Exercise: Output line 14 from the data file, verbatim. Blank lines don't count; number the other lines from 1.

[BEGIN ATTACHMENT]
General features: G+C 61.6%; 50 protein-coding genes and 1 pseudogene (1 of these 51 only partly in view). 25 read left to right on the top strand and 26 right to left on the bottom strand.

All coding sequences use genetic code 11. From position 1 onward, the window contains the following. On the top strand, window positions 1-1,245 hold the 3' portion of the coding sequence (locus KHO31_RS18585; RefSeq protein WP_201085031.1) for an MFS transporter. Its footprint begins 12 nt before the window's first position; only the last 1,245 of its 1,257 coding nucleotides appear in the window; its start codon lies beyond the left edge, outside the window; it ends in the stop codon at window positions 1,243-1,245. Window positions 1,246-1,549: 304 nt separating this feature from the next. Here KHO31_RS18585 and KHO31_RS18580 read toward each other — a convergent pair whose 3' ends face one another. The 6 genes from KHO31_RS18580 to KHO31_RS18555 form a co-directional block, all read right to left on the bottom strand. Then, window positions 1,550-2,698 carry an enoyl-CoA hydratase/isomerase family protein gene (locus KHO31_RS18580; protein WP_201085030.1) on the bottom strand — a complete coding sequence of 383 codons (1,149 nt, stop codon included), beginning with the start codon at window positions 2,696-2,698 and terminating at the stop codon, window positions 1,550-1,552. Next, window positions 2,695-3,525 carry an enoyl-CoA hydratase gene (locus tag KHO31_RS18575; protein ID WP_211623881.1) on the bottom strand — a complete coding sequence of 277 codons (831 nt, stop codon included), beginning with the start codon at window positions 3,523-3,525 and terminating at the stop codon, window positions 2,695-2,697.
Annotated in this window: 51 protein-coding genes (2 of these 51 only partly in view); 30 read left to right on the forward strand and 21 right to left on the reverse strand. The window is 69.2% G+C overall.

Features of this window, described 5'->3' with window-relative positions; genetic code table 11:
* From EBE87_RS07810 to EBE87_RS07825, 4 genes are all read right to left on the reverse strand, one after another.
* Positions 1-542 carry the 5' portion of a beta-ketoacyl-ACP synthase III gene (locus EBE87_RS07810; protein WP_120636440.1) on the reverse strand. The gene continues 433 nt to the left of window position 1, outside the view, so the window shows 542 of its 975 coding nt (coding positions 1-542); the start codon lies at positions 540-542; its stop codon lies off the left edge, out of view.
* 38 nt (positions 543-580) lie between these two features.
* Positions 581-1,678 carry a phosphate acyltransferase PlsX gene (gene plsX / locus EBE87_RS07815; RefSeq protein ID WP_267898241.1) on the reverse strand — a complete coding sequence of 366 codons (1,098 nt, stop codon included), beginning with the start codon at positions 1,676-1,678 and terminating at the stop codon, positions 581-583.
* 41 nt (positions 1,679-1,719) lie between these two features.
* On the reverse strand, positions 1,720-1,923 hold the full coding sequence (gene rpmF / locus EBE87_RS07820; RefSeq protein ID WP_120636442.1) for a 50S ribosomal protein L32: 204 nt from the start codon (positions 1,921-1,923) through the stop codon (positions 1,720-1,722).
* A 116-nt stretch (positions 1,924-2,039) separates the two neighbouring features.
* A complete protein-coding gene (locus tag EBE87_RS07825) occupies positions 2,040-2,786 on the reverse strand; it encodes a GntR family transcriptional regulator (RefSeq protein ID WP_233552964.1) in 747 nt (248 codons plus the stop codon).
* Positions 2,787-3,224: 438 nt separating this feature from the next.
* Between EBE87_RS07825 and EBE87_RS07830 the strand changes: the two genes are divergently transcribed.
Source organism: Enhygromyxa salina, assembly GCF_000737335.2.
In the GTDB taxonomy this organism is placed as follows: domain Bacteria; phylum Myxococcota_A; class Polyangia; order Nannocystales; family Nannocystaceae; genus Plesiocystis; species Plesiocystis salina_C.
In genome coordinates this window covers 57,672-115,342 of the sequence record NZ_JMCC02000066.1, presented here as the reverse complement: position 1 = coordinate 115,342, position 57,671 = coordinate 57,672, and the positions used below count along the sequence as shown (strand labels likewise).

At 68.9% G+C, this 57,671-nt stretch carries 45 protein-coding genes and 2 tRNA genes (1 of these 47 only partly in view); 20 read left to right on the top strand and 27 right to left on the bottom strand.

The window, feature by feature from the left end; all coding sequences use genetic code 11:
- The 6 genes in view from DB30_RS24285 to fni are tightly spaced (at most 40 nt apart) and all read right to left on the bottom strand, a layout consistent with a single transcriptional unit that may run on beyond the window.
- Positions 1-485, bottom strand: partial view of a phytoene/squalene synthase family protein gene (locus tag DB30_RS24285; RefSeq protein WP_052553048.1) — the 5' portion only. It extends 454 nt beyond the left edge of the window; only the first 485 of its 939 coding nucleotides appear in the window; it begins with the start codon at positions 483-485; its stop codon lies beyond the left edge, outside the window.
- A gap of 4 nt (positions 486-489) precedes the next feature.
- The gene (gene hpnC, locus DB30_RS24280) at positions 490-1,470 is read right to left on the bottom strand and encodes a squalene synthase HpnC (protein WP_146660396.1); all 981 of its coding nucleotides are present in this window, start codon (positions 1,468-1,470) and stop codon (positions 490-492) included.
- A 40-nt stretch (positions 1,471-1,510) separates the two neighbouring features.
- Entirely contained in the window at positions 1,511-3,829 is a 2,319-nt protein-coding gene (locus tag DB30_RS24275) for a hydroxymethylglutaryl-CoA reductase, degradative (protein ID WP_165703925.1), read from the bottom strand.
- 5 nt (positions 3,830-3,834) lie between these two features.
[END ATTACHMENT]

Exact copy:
* Between EBE87_RS07825 and EBE87_RS07830 the strand changes: the two genes are divergently transcribed.